Maersk Line, the world's biggest container shipper, is to end services to and from ten Chinese ports from September in a move the global logistics firm says is part of adjustments to services but comes amid cost cutting moves currently being made by the group.

The services will stop at ports in Chizhou, Luzhou, Yingkou, Jinzhou, Rizhao, Yueyang, Lijiao, Taiping, Jiaoxin and Nansha old port. In a statement, Maersk, a unit of Danish conglomerate AP Moller-Maersk, said the move should not be interpreted as a change of strategy.

"We frequently review the ports/terminals that we service in China, including the inland ports where we provide transport solutions through Connecting Carrier Agreement. We focus on the ports where we can offer the most benefits that create growth, better service and opportunities for our customers. 

It adds: "The decision to terminate the 'Through Bill of Lading' service at some inland ports since 1 September should not be interpreted as change of company strategy, since it is just a normal adjustment of inland service we provide to our customers."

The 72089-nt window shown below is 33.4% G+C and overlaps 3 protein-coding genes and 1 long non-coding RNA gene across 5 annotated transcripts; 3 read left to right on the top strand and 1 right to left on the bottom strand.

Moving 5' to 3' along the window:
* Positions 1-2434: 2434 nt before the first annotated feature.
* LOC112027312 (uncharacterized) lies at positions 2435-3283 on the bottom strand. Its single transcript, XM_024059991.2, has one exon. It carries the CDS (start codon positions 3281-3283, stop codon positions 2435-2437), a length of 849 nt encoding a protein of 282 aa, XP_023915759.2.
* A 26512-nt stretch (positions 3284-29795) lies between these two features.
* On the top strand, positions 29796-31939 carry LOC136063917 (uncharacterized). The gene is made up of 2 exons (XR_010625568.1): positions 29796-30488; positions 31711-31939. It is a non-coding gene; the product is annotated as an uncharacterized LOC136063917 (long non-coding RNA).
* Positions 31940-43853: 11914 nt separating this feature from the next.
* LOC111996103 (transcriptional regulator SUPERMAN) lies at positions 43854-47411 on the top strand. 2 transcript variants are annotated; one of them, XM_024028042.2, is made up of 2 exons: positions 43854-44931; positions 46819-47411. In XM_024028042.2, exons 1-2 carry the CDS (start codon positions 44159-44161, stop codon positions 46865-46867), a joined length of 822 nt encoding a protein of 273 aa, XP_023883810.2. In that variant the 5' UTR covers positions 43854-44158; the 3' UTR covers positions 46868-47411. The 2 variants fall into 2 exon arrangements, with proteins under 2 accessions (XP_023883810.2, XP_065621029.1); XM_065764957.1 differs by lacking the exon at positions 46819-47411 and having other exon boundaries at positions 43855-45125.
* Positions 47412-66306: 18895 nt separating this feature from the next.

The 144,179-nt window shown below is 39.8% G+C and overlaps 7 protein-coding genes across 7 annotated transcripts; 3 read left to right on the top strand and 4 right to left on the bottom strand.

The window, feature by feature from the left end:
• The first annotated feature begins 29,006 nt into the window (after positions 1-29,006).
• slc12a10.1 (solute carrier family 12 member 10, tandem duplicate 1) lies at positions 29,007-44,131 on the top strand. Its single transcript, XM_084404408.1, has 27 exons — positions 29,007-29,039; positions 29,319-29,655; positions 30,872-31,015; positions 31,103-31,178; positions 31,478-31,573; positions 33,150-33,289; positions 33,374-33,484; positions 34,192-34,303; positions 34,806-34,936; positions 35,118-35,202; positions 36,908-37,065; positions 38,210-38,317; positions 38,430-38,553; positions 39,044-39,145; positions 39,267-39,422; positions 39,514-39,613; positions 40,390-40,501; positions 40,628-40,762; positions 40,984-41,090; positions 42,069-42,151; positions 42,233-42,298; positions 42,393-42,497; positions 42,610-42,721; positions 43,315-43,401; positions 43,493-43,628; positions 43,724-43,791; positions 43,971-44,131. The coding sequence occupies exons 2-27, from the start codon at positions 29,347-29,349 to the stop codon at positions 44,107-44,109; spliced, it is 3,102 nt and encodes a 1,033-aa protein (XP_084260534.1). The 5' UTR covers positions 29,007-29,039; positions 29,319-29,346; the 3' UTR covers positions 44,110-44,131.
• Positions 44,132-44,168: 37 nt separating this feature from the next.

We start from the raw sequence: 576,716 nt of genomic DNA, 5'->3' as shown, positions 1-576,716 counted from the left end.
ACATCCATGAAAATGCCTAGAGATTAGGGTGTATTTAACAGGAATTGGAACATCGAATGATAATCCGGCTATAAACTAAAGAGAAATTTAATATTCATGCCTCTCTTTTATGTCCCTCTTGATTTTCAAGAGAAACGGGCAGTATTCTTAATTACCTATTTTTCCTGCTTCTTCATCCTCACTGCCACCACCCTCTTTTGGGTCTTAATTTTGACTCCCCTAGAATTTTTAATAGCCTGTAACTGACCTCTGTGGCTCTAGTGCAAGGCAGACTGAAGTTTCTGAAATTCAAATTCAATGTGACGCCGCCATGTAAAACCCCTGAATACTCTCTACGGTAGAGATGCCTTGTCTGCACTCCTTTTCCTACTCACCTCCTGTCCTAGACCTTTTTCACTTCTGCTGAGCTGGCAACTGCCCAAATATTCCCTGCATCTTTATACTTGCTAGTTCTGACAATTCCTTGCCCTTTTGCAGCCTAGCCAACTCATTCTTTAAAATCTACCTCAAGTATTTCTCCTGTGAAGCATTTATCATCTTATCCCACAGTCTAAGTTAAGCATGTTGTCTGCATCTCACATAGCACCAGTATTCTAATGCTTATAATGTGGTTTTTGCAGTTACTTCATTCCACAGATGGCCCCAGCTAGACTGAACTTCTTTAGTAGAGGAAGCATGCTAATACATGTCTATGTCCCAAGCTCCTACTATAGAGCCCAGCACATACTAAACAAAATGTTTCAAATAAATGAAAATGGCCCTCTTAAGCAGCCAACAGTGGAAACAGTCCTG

Maersk says the impact of the move will be minimal given it still provides import and export service for its customers through adjacent ports. A spokesperson told just-style the ten ports have loaded a combined 300 FFE (forty foot containers) to its network so far this year. On average, Maersk ships 12m full containers each year. 

The group says it is looking into the possibility of providing service at other inland ports, in order to further optimise its inland service network.

Maersk Line is currently represented in 41 locations in China. In recent years, however, Chinese growth has slowed and some reports suggest the move to cut services at ten of the country's ports is part of a cost cutting move by the group.

Indeed, in its second-quarter trading update today (12 August), parent company Maersk said the company continues reducing costs in response to "challenging supply-demand imbalances".

Earnings plummeted to US$118m from $1.1bn in the year ago period, negatively impacted by average container freight rates and oil prices. Sales were down 16% to $8.9bn.